Popular opinion portrays Generation Xers as slackers concerned only with cappuccinos and CDs, but two recent studies paint a very different picture of young adults.
In a recent poll conducted by research firm Louis Harris Organization for the Lutheran Brotherhood, about 50 percent of the 18-to-29-year-olds questioned said they "sometimes" or "always" have trouble sleeping or relaxing because of financial worries. Saving for retirement (cited by 59 percent) was their number-one worry, followed by a fear of not being able to afford long-term care (21 percent).
"Their concern about saving for retirement suggests that the confusion and uncertainty about Social Security has impacted them," says Todd Gillingham at the Lutheran Brotherhood, which offers life and health insurance, annuities and other financial products and services.
The good news: Xers are taking steps to deal with their fears. A 1996 study by mutual fund trade association Investment Company Institute (ICI) shows Xers have 38 percent of their household financial assets invested in mutual funds.
Where is the money invested? Seventy percent of the Generation X shareholders participated in equity funds, 44 percent in bond and income funds, and 52 percent in money-market funds. The typical Xer shareholder was a 28-year-old married, employed college graduate with a household income of $50,000 and assets of $16,000.
Many Happy Returns...
Nothing can eliminate the sting of paying taxes, but a new Web site may make the operation a little quicker.
Using SecureTax, created by Rome, Georgia-based Universal Tax Systems Inc., taxpayers can significantly cut the time it takes to do their taxes. According to company CEO Randy Tullos, an uncomplicated 1040 for a family of four with a home and child-care costs could be processed in 30 to 45 minutes.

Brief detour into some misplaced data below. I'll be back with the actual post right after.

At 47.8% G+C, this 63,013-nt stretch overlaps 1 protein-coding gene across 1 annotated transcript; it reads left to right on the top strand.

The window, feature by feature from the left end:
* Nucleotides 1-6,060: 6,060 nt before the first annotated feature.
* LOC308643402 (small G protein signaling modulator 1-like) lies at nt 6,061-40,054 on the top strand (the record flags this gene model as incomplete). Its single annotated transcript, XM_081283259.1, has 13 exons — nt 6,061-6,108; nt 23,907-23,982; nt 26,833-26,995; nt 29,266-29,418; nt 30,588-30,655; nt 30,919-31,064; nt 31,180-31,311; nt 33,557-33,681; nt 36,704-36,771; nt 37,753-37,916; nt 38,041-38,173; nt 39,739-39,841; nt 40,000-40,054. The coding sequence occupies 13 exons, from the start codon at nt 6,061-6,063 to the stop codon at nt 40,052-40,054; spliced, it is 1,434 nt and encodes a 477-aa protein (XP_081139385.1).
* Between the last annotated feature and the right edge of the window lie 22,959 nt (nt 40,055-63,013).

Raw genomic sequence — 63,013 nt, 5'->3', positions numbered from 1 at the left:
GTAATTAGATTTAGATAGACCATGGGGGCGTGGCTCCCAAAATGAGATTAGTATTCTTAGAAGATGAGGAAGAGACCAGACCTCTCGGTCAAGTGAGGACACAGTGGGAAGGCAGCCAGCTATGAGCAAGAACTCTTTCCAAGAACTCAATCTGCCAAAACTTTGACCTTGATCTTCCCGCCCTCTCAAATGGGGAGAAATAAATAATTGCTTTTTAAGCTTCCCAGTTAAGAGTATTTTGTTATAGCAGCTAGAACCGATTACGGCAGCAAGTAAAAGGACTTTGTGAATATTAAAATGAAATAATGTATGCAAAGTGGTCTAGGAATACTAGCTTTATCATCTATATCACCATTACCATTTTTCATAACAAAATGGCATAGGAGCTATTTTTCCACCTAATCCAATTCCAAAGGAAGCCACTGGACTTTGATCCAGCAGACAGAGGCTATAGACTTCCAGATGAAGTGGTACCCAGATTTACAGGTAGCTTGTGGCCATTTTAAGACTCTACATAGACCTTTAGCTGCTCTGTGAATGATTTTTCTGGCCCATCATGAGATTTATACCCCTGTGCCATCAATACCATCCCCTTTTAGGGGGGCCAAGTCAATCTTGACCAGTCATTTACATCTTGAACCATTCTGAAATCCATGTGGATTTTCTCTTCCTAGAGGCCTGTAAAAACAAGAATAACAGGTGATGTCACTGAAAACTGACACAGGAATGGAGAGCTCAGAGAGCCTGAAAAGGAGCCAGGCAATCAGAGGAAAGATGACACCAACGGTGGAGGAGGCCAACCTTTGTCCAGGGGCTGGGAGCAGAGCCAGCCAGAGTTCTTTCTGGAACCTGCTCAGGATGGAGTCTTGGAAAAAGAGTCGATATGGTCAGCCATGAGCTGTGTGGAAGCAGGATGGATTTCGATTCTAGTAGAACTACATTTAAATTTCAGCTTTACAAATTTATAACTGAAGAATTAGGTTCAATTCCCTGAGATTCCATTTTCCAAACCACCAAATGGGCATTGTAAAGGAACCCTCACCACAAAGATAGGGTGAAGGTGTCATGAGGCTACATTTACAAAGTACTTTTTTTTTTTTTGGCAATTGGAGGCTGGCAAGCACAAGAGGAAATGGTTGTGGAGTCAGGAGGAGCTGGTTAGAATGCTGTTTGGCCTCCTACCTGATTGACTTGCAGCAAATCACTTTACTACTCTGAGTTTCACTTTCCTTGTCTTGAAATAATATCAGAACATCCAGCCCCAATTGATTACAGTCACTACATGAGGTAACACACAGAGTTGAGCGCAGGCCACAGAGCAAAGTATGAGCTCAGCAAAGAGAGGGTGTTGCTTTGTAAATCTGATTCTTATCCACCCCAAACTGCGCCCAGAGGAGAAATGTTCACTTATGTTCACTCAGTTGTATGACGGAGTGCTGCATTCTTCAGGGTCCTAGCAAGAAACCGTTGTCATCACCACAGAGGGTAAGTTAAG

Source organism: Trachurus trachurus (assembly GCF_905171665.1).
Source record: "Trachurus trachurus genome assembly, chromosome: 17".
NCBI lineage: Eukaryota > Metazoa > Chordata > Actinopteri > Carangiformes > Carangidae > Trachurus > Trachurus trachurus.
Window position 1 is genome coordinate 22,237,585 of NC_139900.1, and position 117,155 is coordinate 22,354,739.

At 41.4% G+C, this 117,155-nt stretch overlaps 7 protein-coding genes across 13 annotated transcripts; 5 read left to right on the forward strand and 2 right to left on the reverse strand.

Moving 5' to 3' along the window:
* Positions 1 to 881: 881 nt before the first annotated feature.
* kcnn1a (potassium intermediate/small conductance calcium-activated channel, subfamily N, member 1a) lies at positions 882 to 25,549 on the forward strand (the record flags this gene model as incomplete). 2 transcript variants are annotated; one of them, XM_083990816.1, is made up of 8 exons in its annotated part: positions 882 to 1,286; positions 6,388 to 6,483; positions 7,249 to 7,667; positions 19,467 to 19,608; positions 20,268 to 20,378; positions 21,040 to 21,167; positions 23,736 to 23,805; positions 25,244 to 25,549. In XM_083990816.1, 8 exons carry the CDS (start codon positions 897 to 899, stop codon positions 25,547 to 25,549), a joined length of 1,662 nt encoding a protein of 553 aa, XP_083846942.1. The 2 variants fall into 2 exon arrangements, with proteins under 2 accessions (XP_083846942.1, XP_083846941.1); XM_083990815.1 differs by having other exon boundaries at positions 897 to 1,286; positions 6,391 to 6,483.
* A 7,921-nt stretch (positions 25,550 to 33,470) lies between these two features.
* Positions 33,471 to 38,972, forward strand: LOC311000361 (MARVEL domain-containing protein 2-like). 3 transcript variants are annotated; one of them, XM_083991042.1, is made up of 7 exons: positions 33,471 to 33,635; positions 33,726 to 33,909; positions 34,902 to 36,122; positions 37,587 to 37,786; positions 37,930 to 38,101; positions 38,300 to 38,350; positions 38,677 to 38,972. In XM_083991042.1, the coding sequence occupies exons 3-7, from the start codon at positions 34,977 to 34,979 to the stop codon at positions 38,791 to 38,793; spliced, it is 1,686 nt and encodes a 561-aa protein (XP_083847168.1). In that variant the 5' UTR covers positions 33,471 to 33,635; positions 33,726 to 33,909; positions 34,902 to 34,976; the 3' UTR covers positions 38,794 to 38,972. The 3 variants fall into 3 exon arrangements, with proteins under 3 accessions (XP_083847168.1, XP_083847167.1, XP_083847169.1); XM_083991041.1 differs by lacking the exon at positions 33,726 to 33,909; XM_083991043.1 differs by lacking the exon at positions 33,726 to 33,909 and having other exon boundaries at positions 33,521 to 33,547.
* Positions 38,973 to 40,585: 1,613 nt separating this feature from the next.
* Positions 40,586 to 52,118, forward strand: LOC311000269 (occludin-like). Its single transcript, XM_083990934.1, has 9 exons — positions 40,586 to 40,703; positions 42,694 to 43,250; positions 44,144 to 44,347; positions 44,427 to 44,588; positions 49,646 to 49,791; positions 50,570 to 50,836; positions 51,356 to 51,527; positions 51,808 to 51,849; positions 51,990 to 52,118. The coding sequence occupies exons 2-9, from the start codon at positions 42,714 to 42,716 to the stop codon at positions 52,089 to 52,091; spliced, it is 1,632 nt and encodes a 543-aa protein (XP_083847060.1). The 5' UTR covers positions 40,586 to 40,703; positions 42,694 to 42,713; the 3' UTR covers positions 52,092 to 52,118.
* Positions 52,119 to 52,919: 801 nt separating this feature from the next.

"When you first go into the site, there is a general
information work sheet where you tell us some basic things about
yourself," explains Tullos. Then after asking you a series of
yes-or-no questions, the site
automatically determines which tax forms you should file, says Tullos.
The site allows users to choose from 950 tax-preparation forms, including 45 state forms. As you fill out the forms on screen, all the calculations are completed for you automatically. Once you're finished, you can copy the information onto your own forms free or print it out for $9.95 per return. Electronic filing is also available for an additional $4.95.
SecureTax bills your credit card for the printouts and electronic filing and, according to Tullos, guarantees the accuracy of all mathematical calculations. For more information and to access SecureTax, visit (http://www.securetax.com).
Computer equipment can be the key to getting a small business on the fast track. Now, IBM Credit Corp. helps entrepreneurs finance or lease a variety of equipment from personal computers and software to mainframes.
The program, called Preferred Rate Financing, offers terms from 12 to 60 months for new or used IBM equipment and support services. Entrepreneurs who qualify can lease or finance selected computer systems, IBM peripherals and services at interest rates ranging from 5.9 percent to 9.9 percent.
"When you lease with someone, you want them to be specialists in what they do. You want people who understand the product, and you want someone who can service you from soup to nuts," says Stephanie Carmel, IBM's director of worldwide general business financing, of the advantages of leasing from the company.
For more information on IBM's Preferred Rate Financing program, call (800) IBM-CALL, or access the IBM Web site at (http://www.financing.IBM.com).
IBM Credit Corp., 1133 Westchester Ave., White Plains, NY 10604, (800) IBM-CALL;
Investment Company Institute, 1401 H St. N.W., #1100, Washington, DC 20005, (202) 326-5800;
Lutheran Brotherhood, 625 Fourth Ave. S., Minneapolis, MN 55415, (800) 365-4012, ext. 6023;
Universal Tax Systems, 6 Mathis Dr. N.W., Rome, GA 30165, email@example.com.